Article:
Arabinda Acharya

Arabinda Acharya now teaches at the Joint Special Operations Master of Arts Program, College of International Security Affairs, National Defense University, at the John F. Kennedy Special Warfare Center and School at Fort Bragg, North Carolina, USA. He is also an Adjunct Fellow with the S. Rajaratnam School of International Studies, Nanyang Technological University, Singapore where he worked 12 years before moving to the US. He is an Adjunct Faculty, Department of Geo-Politics, Manipal University, India and Deputy Director of the Centre for Peace and Development Studies, India.

 

He was an External Research Associate at the York University Joint Centre for Asia Pacific Studies, University of Toronto, Canada and a Visiting Research Fellow at the Regional Centre for Strategic Studies (RCSS) Colombo, Sri Lanka and International Scholar in Residence at the Stella Maris College, Madras University, India.

 

Arabinda holds Doctor of Philosophy in International Relations from Deakin University, Australia; Master of Science in Strategic Studies from Nanayang Technological University, Singapore; Master of Arts in Political Science and Bachelor in Law from Utkal University, India

 

Arabinda has published 6 books and numerous articles in reputed journals, book volumes and newspapers

 

Books

 

  1. Whither Southeast Asia Terrorism, (London: Imperial College Press, 2015)
  2. Ten Years After 9/11: Rethinking the Jihadist Threat, (London: Routledge,       2013)
  1. The Terrorist Threat in Southern Thailand: Jihad or Quest for Justice, (Washington: Potomac Books Inc, 2013)
  2. Ethnic Identity and National Conflict in China,( New York: Palgrave Macmillan, 2010)
  3. Targeting Terrorist Financing: International Cooperation and New Regimes, (London: Routledge, 2009)
  4. Conflict and Terrorism in Southern Thailand, (Singapore: Marshall Cavandish Academic, 2005)

 

 

Selected Articles

  1. “ISIS’ Chemical Weapons: Where They Came From, How They are Used, and What Will Come Next,”       Foreign Affairs, Feb-March 2016
  2. “Interview: Political Violence and Terrorism in Southeast Asia,” Georgetown Journal of Asian Affairs, Vol.2: No.1, Spring/Summer 2015)
  3. “Xinjiang Unrest: Need for a New Look,” Studies on China, Foreign Policy Research Centre, Vol.3, (January 2015)
  4. “Putting ISIS Threat in Perspective,” Global Brief, Spring 2015, ISSN: 1920-6909
  5. “Afghanistan’s Post-2014 Future,” Global Brief, (Fall 2012)
  6. “Ten Years of 9/11 and End of Terror,” Journal of Defense Management, 2:1, (January 2012)
  7. Review Article, Timothy Wittig, Understanding Terrorist Finance, New York, USA: Palgrave Macmillan, 2011, pp.238, Contemporary Security Policy, 33:1, (March 2012)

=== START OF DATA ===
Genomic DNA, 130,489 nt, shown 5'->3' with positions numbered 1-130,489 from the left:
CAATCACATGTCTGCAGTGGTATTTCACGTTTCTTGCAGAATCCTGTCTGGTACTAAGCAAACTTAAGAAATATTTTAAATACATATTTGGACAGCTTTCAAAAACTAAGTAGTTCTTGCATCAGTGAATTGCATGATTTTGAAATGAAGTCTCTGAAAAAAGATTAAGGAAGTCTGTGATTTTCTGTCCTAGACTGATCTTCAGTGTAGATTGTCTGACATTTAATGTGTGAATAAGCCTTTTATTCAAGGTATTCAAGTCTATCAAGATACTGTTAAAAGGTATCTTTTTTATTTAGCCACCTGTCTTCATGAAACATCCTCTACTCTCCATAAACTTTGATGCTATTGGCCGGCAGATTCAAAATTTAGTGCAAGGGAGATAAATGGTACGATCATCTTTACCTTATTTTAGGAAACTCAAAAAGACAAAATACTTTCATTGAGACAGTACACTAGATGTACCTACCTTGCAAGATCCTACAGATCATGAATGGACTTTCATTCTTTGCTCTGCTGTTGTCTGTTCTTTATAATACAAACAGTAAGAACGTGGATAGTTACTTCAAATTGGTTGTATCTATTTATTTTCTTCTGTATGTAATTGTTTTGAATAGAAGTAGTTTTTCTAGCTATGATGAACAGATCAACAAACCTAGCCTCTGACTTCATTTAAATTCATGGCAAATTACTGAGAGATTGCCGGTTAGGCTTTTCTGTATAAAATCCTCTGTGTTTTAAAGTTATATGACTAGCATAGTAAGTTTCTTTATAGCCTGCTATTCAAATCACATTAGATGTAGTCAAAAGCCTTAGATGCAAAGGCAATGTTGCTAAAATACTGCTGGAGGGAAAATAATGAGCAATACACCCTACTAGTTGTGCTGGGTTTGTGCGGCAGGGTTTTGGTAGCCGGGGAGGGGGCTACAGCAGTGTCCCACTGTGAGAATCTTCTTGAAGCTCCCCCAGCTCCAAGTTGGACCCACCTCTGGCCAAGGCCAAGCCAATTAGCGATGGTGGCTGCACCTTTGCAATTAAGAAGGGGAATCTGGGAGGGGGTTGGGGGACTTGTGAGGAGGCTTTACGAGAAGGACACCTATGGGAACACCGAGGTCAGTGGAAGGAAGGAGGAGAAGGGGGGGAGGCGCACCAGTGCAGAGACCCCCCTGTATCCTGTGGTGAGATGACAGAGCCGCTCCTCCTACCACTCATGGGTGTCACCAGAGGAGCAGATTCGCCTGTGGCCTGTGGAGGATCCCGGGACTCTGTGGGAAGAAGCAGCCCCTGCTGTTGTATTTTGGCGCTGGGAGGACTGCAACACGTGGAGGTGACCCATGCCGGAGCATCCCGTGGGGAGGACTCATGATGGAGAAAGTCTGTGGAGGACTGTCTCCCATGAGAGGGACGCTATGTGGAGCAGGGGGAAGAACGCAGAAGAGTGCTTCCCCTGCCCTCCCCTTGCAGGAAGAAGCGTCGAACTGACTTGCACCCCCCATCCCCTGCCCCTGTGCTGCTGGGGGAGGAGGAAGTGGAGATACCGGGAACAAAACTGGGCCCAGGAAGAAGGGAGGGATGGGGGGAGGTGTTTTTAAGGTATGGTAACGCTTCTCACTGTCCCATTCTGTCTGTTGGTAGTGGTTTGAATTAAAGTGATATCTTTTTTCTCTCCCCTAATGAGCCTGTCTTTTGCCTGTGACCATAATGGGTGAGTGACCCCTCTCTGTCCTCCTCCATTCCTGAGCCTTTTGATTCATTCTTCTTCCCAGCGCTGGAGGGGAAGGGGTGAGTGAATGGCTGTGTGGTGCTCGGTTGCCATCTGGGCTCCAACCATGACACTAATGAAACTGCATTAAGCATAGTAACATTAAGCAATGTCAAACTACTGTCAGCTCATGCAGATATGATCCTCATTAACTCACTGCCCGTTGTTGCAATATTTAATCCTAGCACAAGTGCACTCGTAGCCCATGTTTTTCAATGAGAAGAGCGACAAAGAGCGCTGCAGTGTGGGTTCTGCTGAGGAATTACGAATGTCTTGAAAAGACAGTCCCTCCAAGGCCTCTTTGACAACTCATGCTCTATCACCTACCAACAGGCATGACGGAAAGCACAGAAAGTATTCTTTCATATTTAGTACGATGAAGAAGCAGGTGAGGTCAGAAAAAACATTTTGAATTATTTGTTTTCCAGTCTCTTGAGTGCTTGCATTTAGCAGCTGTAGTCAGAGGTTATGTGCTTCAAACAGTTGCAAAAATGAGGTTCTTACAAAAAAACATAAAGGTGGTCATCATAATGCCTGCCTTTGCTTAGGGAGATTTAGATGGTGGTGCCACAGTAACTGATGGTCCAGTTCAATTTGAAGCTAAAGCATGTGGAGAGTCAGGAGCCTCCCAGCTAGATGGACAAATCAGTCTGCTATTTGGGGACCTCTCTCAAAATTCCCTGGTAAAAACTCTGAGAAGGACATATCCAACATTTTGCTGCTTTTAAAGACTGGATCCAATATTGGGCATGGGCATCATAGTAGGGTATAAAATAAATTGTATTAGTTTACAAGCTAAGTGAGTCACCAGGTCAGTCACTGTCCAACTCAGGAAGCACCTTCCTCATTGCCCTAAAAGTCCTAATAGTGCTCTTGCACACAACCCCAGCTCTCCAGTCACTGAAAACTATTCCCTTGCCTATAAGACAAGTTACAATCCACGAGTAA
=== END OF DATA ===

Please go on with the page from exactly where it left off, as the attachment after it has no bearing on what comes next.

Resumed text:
8. “Taking the Battle to the Sea: Maritime Terrorism and Piracy in the South China Sea Region,” European-Asian Journal of Law and Governance 1:2 (October 2011)
  9. “Whither Southeast Asia Terrorism?” Global Brief, (Fall 2011)
  10. “India’s State of Armed Violence: Assessing the Human Cost and Political Priorities,” Issue Brief No.1, Small Arms Survey, (September 2011)
  11. “Nizam la Tanzim (System not Organization): Do Organizations Matter in Terrorism Today? A Study of November 2008 Mumbai Attacks,” Studies in Conflict and Terrorism, 34:1 (January 2011) (co-authored Sonal Marwah)
  12. “Transshipment and Trade Based Money Laundering,” Journal of Money Laundering Control, 14:1 (January 2011)
  13. “Indonesia’s Case with Abu Bakr Bashir” CTC Sentinel, 3:10 (October 2010)
  14. “Small Amounts for Big Bangs: Rethinking Responses to Low-cost Terrorism,” Journal of Money Laundering Control, 12.3, (2009)
  15. What is ‘Al Qaeda’ Today? Global Brief, Web Exclusives, (22 June 2009)
  16. “Making Money in the Mayhem: Funding Taliban Insurrection in the Tribal Areas of Pakistan,” Studies in Conflict and Terrorism 32:2 (January 2009)
  17. “Picking up the pieces in Mumbai; Many questions remain about who the terrorists were and what they wanted,” Ottawa Citizen, (9 December 2008)
  18. “The Predicament for India,” Financial Times, (28 November 2008)
  19. “The Myth of the Second Front: Localizing the ‘War on Terror’ in Southeast Asia,” Washington Quarterly, (Autumn 2007)
  20. “The Bali Bombings: Impact on Indonesia and Southeast Asia,” Occasional Research Series II, (Islamism in Southeast Asia), No. 2, Centre for Eurasian Policy, (Hudson Institute, 2006)
  21. “India and Southeast Asia in the Age of Terror: Building Partnerships for Peace,” Contemporary Southeast Asia,       28:2 (2006)
  22. “Countering the Global Islamist Terrorist Threat,” The Korean Journal of Defence Analysis, XVIII:1, (Spring 2006)
  23. “The Second Bush Administration, Priorities and Issues for Asia,” UNISCI Discussion Papers, (January 2005)
  24. “Targeting Islamist Terrorism in Asia Pacific: An Unending War,” Asia Pacific Review, II: 2, (November 2004)
  25. Review Article, D.R. Sardesai and Raju G.C. Thomas, eds., Nuclear India in the Twenty-First Century, (New York, Palgrave Macmillan, 2002), Contemporary Southeast Asia, vol. 24, no. 3, (December 2002)
  26. Review Article, Frederic Grare and Amitabh Mattoo, eds., INDIA AND ASEAN:  The Politics of India’s Look East Policy.   (New Delhi:  Manohar Publishers & Distributors.  2001), Pacific Affairs, vol. 75, no.3, (Fall 2002)
  27. “Human Security in Asia: Conceptual Ambiguities and Common Understandings,” Man and Development, (Centre for Research in Rural and Industrial Development) vol. XXIV No.4, (December 2002)
  28. “Engaging China In South Asia,” Harvard Asia Quarterly, V:3, (Summer 2001)
  29. “Shadow Over the Subcontinent: South Asia Goes Nuclear- a Look at Security,” George Town Journal of International Affairs; II:1 (Winter/Spring 2001)
  30. “South Asia in the Nuclear Era,” Asian Defence and Diplomacy (Kuala Lumpur), 7: 12, (December 2000)
  31. “Human Security in Asia Pacific: Conceptual Ambiguities and Common Understandings” CANCAPS Bulletin No. 27, (November 2000)